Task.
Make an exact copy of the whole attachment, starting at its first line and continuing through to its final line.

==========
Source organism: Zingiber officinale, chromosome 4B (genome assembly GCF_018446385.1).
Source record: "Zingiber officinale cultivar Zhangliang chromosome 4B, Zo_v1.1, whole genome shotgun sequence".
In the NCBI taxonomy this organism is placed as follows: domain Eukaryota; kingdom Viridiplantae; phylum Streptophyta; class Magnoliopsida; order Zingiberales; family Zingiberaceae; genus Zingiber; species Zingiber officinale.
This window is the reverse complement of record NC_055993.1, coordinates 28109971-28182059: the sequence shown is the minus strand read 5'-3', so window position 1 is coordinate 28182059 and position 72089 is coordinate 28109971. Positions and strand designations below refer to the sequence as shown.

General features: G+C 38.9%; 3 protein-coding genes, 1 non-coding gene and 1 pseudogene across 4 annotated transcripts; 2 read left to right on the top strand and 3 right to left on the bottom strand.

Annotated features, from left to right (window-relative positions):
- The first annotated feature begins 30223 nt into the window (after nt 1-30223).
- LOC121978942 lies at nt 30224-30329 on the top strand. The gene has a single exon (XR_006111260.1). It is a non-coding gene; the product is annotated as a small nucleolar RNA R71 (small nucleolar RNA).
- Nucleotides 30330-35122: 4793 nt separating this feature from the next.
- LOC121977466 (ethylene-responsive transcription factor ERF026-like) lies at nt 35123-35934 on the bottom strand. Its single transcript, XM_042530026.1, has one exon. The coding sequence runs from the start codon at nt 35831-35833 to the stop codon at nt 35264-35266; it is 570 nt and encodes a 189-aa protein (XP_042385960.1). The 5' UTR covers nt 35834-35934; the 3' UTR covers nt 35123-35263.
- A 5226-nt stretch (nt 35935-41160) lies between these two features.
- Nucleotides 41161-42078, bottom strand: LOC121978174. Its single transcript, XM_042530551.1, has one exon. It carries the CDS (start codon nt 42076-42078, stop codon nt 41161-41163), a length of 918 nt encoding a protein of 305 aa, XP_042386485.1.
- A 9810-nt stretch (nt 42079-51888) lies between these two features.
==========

Source organism: Zingiber officinale, chromosome 4B (genome assembly GCF_018446385.1).
Source record: "Zingiber officinale cultivar Zhangliang chromosome 4B, Zo_v1.1, whole genome shotgun sequence".
In the NCBI taxonomy this organism is placed as follows: domain Eukaryota; kingdom Viridiplantae; phylum Streptophyta; class Magnoliopsida; order Zingiberales; family Zingiberaceae; genus Zingiber; species Zingiber officinale.
This window is the reverse complement of record NC_055993.1, coordinates 28109971-28182059: the sequence shown is the minus strand read 5'-3', so window position 1 is coordinate 28182059 and position 72089 is coordinate 28109971. Positions and strand designations below refer to the sequence as shown.

General features: G+C 38.9%; 3 protein-coding genes, 1 non-coding gene and 1 pseudogene across 4 annotated transcripts; 2 read left to right on the top strand and 3 right to left on the bottom strand.

Annotated features, from left to right (window-relative positions):
- The first annotated feature begins 30223 nt into the window (after nt 1-30223).
- LOC121978942 lies at nt 30224-30329 on the top strand. The gene has a single exon (XR_006111260.1). It is a non-coding gene; the product is annotated as a small nucleolar RNA R71 (small nucleolar RNA).
- Nucleotides 30330-35122: 4793 nt separating this feature from the next.
- LOC121977466 (ethylene-responsive transcription factor ERF026-like) lies at nt 35123-35934 on the bottom strand. Its single transcript, XM_042530026.1, has one exon. The coding sequence runs from the start codon at nt 35831-35833 to the stop codon at nt 35264-35266; it is 570 nt and encodes a 189-aa protein (XP_042385960.1). The 5' UTR covers nt 35834-35934; the 3' UTR covers nt 35123-35263.
- A 5226-nt stretch (nt 35935-41160) lies between these two features.
- Nucleotides 41161-42078, bottom strand: LOC121978174. Its single transcript, XM_042530551.1, has one exon. It carries the CDS (start codon nt 42076-42078, stop codon nt 41161-41163), a length of 918 nt encoding a protein of 305 aa, XP_042386485.1.
- A 9810-nt stretch (nt 42079-51888) lies between these two features.